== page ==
10 Things to Sanitize this Cold and Flu Season


10 Things to Sanitize This Cold and Flu Season

Sick season in the RVA is no joke.

From November until March, there always seems to be some sort of bug lurking and waiting to latch on. Maybe it’s our mild (most of the time) winter weather, or maybe we’re all just really good at sharing our germs. Here’s to you, mom—for trying to keep your family healthy. Grab the sanitizing wipes and join me in cleaning these ten often-forgotten places:

1. Purses/diaper bags/backpacks

Oh, the places our bags will go. We often don’t really think about this when we hang them on hooks in public bathrooms or stash them under our seats at the movies. But our bags carry germs for sure.

If you can, wipe them down with a wet disinfectant. If you can’t wash them, use Lysol to get rid of germs. 

2. Phones/tablets

Touch, touch, touch. Most of us touch our Smartphones all the livelong day. We might even put them in interesting places like the bathroom counter while we get ready. Again, it’s an item that is always with us and likely carrying germs.

I recommend wiping down your phone once a day. For shared tablets, the same rule is implied. I was absolutely horrified when my five-year-old son sneezed all over our iPad screen and continued to play on like nothing ever happened. Yuck!

3. Belts and other non-washable accessories

I sort-of maybe have a phobia of belts. Men and women alike wear belts and spend time adjusting them, including unfastening and refastening them while visiting the restroom. But for goodness sake, do they get washed? No!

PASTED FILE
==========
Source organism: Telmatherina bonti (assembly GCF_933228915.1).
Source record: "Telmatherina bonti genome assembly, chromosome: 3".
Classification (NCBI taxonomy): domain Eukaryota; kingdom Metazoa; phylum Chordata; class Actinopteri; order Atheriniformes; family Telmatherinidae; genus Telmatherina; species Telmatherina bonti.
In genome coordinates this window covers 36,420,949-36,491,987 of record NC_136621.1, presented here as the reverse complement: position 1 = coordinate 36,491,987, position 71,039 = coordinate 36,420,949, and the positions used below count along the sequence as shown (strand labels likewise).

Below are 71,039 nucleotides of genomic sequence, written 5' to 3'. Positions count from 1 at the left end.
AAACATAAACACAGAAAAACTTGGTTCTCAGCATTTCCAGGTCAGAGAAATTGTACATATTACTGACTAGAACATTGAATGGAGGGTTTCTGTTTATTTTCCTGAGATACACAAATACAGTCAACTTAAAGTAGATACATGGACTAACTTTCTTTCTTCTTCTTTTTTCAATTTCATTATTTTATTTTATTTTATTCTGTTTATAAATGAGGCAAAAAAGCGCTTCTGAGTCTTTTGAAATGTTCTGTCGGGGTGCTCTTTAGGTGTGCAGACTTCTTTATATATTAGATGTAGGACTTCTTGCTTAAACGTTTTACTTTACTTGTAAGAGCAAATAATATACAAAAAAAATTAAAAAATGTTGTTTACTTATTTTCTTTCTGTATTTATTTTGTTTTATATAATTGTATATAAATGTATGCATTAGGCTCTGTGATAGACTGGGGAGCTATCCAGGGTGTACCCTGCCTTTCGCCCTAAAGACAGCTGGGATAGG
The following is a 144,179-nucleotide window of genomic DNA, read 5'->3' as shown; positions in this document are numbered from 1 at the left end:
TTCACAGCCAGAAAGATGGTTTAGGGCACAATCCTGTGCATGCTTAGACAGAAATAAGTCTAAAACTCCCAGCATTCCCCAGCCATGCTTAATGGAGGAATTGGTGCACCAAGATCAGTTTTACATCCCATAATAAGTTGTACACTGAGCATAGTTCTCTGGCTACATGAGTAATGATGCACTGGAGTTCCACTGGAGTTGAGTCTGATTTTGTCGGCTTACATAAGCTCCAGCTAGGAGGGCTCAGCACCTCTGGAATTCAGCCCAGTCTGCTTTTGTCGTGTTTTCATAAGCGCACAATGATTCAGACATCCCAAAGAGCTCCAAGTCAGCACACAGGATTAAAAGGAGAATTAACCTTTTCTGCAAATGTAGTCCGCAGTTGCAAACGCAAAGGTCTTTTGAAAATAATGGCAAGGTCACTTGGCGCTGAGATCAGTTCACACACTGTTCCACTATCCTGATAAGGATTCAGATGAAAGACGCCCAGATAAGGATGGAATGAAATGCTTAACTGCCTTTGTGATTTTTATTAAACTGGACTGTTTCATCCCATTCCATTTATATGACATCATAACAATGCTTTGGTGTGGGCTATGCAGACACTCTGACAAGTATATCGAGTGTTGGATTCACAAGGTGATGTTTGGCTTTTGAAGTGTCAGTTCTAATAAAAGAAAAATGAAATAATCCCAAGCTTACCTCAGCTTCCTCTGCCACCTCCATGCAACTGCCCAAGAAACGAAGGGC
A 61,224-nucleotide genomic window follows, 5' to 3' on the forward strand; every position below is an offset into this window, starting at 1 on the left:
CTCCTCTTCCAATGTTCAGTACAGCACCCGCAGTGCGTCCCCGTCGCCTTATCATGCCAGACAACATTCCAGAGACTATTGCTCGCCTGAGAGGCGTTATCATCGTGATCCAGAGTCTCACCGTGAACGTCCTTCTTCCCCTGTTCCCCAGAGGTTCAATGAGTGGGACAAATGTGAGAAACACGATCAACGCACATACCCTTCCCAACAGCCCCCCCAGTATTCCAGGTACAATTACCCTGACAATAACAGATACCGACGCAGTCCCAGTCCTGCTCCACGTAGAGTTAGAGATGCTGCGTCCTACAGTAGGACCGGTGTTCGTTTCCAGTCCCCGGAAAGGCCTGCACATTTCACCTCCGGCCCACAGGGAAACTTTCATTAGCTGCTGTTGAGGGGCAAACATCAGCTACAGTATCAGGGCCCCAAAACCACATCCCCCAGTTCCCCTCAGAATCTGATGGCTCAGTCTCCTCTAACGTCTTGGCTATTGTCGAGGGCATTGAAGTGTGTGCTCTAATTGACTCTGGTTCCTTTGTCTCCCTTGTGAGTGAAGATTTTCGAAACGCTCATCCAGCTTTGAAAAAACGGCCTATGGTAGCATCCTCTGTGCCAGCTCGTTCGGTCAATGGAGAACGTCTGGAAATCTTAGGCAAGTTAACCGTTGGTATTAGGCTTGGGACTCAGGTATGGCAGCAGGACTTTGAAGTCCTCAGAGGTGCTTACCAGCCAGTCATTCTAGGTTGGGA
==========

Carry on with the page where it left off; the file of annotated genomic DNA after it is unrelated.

Wipe those things down, people. 

4. Light switches

Most people are great about cleaning their doorknobs and drawer pulls when someone in their house is sick, but we often forget light switches.

5. Refrigerator door handles

Our fridges might be the most-used doors in our homes. We’ll be better off reaching for a healthy snack if the door handles are germ-free.

6. Trash cans

Leftover foods, used tissues, dirty diapers and more can help spread germs all around the trash can. That causes problems when you have to manually open them.

Last year my family bought an automatic trashcan from Costco. I have to change the batteries about every two months (which I think is excessive), but it’s easier for me to clean, and I hardly have to yell at my kids to “Stop touching the trash can!”

7. Computer mouse and keyboard

Again, the purpose of these devices is for our touch, and yet we often don’t even think to clean them. (I know I am extremely guilty of this. If it doesn’t look dirty, it’s not on my mind to clean!)

If you’re using other computers this time of year at school or the local library, make sure that you and your children wash their hands when they’re finished. Shared items obviously contain the most germs.

8. Remote controls

I have a friend who travels a lot, and the first thing she does upon entering a hotel room is put the TV remote into a Ziploc bag. I used to think she was absolutely crazy until I saw a report on the Today Show about how the TV remotes in hotels are way dirtier than the toilets. Blarg.

9. Sponges

Even though we use sponges with soap to wash dishes and other items in our home, they’re often full of bacteria. One easy remedy is to run them through your dishwasher or a hot cycle in your washing machine to keep them fresh and germ-free.

10. Baby’s Loveys

I know; this is by far the hardest one. When your baby is sick, they want their favorite blanket or stuffed animal right by their side. But we really don’t need Teddy spreading snot and germs to everyone else in the family as he’s dragged around the house.

If you have to, wait until your child is asleep to wash their loveys. Regular cleaning is good for the whole family.

We’ve got this, mamas! Cheers!